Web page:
S P E E D S C A L E

Architecture is fate.

This quote hung heavy in my mind as we set out to design the first production version of Speedscale. I can’t find a direct attribution but it was repeated to me by a serial unicorn entrepreneur who has led teams through the full lifecycle of product inception to enterprise standard. His core observation is that truly disruptive companies have an unfair architectural advantage that customers really care about and is hard to copy. AWS vs. legacy IT for infrastructure cost. Cloud Data Warehouses vs traditional OLAPs for query speed. Git vs. SVN for large-team coordination.

What architecture do you choose for a new enterprise SaaS solution in 2020?

On-Premise

For the first decade of my career, things were really painful. And by really painful, I mean that we sold on-premise software. We moved “releases” of “software” through an “SDLC” so they could run within customer “data centers.” Remote debugging using stack traces, core dumps and log messages became a fixture of prehistoric life. This practice allowed our customers to control their data and heavily customize their use cases. Unfortunately, the release cadence was slow because enterprises ended up customizing TOO much. Users were generally dissatisfied. The customer’s IT department assumed all the burden of running the software and they rarely upgraded because it was too hard. All in all, life without electricity was a bit challenging but enough candles can really light up a room.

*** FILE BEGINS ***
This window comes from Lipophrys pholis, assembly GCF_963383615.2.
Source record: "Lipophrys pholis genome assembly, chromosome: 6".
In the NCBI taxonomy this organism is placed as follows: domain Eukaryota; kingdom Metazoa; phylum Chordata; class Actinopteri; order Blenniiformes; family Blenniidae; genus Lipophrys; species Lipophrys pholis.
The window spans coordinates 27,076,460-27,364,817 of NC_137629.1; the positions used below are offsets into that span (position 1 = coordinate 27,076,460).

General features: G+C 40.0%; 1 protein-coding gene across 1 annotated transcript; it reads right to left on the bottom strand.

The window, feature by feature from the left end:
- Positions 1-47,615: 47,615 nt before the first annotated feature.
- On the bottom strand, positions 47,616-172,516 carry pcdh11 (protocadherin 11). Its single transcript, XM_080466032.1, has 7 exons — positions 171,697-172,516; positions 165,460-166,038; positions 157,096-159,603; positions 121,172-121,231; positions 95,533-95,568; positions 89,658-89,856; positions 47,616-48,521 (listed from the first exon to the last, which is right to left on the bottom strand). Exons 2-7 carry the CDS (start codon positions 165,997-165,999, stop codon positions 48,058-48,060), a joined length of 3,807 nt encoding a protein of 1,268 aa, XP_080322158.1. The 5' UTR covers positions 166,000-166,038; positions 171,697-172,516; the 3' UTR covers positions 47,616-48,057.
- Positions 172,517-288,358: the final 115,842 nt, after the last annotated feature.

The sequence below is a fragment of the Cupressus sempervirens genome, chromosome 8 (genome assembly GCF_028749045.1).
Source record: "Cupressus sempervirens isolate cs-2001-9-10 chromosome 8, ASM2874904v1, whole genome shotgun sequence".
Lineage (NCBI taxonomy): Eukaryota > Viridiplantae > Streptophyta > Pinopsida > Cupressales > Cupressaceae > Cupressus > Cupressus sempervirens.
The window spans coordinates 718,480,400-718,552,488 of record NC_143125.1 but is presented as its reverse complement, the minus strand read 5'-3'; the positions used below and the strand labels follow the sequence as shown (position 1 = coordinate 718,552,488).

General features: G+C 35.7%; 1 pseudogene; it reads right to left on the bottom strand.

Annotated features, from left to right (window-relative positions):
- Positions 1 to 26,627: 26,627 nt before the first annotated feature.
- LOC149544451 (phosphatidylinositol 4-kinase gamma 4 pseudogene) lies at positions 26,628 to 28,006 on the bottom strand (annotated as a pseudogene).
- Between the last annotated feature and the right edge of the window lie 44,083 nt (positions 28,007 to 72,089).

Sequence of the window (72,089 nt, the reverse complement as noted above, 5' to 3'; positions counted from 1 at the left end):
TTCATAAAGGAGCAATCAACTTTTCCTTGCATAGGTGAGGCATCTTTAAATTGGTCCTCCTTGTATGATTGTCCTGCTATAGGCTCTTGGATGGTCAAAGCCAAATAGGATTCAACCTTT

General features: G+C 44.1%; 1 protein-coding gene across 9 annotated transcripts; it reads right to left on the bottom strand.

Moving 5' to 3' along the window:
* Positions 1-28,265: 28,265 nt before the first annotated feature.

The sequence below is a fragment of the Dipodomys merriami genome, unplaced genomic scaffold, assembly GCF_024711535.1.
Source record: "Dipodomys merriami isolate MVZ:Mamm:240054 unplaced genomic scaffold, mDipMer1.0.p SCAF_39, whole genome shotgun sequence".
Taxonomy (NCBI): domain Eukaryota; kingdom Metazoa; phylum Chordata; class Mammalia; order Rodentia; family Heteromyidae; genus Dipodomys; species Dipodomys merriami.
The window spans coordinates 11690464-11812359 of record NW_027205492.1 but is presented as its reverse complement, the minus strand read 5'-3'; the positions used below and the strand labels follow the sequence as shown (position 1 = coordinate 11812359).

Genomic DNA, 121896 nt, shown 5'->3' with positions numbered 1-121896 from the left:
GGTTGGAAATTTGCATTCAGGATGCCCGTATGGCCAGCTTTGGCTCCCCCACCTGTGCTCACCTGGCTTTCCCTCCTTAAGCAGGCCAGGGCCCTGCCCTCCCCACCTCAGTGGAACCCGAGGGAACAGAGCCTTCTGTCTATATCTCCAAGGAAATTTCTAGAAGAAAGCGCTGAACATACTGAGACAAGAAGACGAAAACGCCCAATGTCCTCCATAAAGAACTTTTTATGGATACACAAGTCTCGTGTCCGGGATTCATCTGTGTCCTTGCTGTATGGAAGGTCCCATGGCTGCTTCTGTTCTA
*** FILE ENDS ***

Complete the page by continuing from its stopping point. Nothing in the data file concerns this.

SaaS 1.0

Then, a wondrous new company called Salesforce introduced us to SaaS 1.0. They, and companies they spawned, took us to school on the advantages of automatic upgrades, multi-tenancy, horizontal scaling, low cost shared infrastructure, continuous delivery and a new type of exothermic reaction called “fire.” Following the path tread by consumer companies like Google and Facebook, we pushed as many deploys as we could as fast as possible using canaries, feature flags, blue/green and rollbacks. Infrastructure efficiency was incredible because most resources were shared. Oddly, large enterprises still wanted their persnickety customizations so we painfully figured out how to thread the needle between bespoke and OTS. We thought we finally had the technology to end our dependence on wooly mammoth blubber and defeat the remaining Neanderthals once and for all.